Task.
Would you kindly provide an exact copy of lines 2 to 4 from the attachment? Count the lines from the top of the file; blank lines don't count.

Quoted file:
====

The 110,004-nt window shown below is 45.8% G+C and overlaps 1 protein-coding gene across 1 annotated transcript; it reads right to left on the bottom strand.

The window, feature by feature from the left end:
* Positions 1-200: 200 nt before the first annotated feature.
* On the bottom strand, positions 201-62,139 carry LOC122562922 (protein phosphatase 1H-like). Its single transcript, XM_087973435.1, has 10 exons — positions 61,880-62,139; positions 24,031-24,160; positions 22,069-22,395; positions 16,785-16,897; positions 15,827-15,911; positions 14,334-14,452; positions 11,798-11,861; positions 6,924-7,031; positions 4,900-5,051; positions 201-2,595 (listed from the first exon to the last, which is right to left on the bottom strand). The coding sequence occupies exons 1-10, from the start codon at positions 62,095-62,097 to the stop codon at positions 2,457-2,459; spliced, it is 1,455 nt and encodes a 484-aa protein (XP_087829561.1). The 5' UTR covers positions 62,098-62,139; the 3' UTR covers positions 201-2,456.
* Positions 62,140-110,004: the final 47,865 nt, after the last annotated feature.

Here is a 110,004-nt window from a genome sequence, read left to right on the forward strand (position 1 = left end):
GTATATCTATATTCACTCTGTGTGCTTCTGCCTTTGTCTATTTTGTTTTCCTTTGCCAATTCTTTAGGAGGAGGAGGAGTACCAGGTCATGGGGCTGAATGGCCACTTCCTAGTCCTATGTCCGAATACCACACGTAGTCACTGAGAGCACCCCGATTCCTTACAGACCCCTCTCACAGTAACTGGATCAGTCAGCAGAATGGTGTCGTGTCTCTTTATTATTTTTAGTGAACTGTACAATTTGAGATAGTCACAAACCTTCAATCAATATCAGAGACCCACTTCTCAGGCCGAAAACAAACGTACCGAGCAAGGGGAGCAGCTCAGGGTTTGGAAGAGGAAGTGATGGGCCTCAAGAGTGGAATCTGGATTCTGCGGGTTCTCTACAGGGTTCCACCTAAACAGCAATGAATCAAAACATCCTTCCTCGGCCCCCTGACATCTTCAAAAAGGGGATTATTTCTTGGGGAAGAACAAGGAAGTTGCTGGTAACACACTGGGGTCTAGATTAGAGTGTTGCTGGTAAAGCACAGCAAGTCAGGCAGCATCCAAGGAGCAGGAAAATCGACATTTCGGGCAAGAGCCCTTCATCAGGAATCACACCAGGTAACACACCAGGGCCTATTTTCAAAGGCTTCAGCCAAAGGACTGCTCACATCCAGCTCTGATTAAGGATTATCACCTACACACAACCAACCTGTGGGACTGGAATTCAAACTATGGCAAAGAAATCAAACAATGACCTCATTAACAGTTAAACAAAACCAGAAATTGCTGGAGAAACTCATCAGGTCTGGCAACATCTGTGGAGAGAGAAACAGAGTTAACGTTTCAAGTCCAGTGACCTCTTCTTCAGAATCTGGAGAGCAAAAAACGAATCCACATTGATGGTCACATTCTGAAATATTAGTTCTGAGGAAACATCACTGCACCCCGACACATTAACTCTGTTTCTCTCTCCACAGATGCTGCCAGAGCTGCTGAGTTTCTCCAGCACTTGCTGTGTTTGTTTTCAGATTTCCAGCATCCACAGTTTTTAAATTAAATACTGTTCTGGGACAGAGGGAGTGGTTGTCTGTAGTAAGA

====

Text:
The window, feature by feature from the left end:
* Positions 1-200: 200 nt before the first annotated feature.
* On the bottom strand, positions 201-62,139 carry LOC122562922 (protein phosphatase 1H-like). Its single transcript, XM_087973435.1, has 10 exons — positions 61,880-62,139; positions 24,031-24,160; positions 22,069-22,395; positions 16,785-16,897; positions 15,827-15,911; positions 14,334-14,452; positions 11,798-11,861; positions 6,924-7,031; positions 4,900-5,051; positions 201-2,595 (listed from the first exon to the last, which is right to left on the bottom strand). The coding sequence occupies exons 1-10, from the start codon at positions 62,095-62,097 to the stop codon at positions 2,457-2,459; spliced, it is 1,455 nt and encodes a 484-aa protein (XP_087829561.1). The 5' UTR covers positions 62,098-62,139; the 3' UTR covers positions 201-2,456.